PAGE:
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West of the Sun

From Haruki Murakami, South of the Border, West of the Sun,
Translated from the Japanese by Philip Gabriel, (The Harvill Press, 1999)


“West of the sun?”

“Have you heard of the illness hysteria siberiana?”.


“l read this somewhere a long time ago. Maybe in junior high. I can’t for the life of me recall what book I read it in. Anyway, it affects farmers living in Siberia. Try to imagine this. You’re a farmer, living all alone on the Siberian tundra. Day after day you plough your fields. As far as the eye can see, nothing. To the north, the horizon, to the east, the horizon, to the south, to the west, more of the same. Every morning, when the sun rises in the east, you go out to work in your fields. When it’s directly overhead, you take a break for lunch. When it sinks, in the west, you go home to sleep.”

“Not exactly the lifestyle of an Aoyama bar owner.”

“Hardly!” She smiled and inclined her head ever so slightly. “Anyway, that cycle continues, year after year.”

“But in Siberia they don’t work in the fields in winter.”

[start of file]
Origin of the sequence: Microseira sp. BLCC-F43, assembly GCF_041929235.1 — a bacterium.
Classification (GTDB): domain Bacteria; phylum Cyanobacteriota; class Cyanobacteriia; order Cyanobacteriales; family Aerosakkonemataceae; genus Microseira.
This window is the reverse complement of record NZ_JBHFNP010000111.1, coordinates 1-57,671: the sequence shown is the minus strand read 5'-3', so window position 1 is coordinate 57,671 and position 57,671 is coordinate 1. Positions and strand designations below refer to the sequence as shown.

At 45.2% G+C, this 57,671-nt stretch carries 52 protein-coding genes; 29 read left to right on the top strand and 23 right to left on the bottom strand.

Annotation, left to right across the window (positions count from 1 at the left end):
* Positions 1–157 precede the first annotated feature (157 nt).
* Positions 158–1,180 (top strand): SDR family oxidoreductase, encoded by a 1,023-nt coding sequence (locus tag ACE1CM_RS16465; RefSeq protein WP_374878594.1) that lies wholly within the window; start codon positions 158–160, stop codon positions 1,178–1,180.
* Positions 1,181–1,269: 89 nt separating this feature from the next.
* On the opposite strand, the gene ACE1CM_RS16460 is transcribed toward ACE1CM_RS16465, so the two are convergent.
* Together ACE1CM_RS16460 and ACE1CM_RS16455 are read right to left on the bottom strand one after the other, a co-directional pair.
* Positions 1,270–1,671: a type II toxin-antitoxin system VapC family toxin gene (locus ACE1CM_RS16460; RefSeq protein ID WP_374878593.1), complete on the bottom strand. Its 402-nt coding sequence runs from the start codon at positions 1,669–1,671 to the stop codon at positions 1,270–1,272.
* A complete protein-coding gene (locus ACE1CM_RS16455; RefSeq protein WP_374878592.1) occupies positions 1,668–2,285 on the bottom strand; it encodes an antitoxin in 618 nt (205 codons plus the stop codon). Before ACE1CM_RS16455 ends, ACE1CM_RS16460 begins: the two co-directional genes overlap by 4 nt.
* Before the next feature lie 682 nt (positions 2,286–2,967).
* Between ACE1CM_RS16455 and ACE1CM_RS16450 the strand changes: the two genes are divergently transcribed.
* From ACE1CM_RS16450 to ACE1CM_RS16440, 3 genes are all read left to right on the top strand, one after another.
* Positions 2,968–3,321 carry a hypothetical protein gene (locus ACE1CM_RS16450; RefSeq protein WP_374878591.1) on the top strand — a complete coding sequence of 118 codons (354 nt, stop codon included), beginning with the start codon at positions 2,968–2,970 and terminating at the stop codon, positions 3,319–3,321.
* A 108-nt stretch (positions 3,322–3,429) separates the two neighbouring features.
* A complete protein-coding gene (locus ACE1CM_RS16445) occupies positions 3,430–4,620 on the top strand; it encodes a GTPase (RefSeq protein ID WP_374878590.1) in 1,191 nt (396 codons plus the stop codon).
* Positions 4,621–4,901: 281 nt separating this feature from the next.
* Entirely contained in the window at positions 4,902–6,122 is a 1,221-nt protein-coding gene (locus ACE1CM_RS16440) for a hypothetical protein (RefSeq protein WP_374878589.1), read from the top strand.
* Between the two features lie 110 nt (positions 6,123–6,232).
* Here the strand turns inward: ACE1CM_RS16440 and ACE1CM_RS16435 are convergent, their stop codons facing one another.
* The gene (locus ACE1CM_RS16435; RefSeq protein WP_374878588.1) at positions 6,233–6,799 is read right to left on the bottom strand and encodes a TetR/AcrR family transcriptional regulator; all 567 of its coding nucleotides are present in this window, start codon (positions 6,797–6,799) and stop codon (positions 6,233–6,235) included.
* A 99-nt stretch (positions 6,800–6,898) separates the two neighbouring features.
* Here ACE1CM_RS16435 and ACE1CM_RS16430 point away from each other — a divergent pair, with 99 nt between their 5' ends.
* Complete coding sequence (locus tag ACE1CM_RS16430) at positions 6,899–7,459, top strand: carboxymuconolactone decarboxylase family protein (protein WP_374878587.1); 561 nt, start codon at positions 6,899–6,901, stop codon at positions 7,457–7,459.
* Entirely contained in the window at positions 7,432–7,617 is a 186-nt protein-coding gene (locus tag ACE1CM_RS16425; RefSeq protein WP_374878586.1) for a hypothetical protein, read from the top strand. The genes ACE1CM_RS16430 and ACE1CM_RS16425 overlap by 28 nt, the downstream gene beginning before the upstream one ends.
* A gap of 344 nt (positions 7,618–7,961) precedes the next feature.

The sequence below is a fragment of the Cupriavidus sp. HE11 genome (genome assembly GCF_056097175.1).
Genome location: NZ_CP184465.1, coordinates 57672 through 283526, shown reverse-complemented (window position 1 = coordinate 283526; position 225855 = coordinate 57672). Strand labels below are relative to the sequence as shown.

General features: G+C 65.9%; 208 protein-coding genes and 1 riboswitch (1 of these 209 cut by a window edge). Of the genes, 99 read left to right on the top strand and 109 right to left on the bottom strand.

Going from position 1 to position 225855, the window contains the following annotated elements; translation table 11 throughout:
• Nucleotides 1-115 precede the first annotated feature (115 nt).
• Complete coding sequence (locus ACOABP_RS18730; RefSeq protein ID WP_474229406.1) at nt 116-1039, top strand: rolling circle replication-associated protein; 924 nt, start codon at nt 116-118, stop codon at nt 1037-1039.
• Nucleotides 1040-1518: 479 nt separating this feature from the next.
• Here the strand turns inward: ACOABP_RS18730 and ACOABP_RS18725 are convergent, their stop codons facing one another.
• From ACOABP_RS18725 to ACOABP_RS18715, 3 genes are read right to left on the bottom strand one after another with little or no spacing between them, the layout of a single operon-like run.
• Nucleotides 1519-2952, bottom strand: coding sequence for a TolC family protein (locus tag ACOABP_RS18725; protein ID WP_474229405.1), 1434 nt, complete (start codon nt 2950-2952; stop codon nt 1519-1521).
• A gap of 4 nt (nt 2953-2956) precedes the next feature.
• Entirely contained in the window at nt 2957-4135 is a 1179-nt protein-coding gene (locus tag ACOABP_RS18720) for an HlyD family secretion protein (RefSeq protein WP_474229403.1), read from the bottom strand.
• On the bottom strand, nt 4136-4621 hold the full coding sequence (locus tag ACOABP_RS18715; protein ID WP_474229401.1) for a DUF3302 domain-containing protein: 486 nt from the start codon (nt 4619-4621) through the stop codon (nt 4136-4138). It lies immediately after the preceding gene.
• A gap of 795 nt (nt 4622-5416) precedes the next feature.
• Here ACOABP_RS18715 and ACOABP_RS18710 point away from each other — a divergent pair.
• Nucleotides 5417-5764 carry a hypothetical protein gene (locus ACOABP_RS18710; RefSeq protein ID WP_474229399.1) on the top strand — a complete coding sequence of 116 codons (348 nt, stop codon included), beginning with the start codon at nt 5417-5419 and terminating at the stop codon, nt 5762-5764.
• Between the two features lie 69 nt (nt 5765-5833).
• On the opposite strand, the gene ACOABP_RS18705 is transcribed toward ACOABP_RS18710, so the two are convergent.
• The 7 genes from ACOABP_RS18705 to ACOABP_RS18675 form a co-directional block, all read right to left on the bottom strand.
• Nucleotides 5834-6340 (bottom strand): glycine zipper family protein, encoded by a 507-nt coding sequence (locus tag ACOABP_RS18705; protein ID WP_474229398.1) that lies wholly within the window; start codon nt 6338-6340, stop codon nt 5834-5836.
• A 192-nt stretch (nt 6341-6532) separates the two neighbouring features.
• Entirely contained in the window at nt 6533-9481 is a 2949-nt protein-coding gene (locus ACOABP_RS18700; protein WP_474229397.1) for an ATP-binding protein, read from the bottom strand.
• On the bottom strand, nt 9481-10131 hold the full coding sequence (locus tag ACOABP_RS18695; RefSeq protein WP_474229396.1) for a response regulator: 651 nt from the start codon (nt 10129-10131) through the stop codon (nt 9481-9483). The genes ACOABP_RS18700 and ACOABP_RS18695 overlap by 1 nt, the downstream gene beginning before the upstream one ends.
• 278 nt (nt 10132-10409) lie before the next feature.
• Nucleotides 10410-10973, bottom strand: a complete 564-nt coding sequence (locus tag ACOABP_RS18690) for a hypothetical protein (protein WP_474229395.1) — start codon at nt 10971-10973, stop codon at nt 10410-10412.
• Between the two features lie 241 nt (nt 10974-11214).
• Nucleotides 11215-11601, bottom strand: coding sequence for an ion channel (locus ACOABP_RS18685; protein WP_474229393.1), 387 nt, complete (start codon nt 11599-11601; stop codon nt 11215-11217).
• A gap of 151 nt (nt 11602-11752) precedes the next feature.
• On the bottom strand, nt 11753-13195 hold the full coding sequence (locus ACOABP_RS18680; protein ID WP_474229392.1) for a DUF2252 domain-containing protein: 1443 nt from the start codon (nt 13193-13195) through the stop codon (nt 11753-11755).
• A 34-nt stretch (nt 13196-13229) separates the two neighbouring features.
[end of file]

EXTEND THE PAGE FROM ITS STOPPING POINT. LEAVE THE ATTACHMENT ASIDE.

“They rest in the winter,” she said. “In the winter they stay at home and do indoor work. When spring comes, they go out into the fields again. You’re that farmer. Imagine it.”

“OK,” I said.

“And then something inside you dies.”

“What do you mean?”

She shook her head. “I don’t know. Something. Day after day you watch the sun rise in the east, pass across the sky, then sink in the west, and something breaks inside you and dies. You throw your plough aside and, your head completely empty of thought, you begin walking toward the west. Heading toward a land that lies west of the sun. Like someone possessed, you walk on, day after day, not eating or drinking, until you collapse on the ground and die. That’s hysteria siberiana.”

I tried to conjure up the picture of a Siberian farmer lying dead on the ground.

“But what is there, west of the sun?” I asked.

She shook her head again. “I don’t know. Maybe nothing. Or maybe something."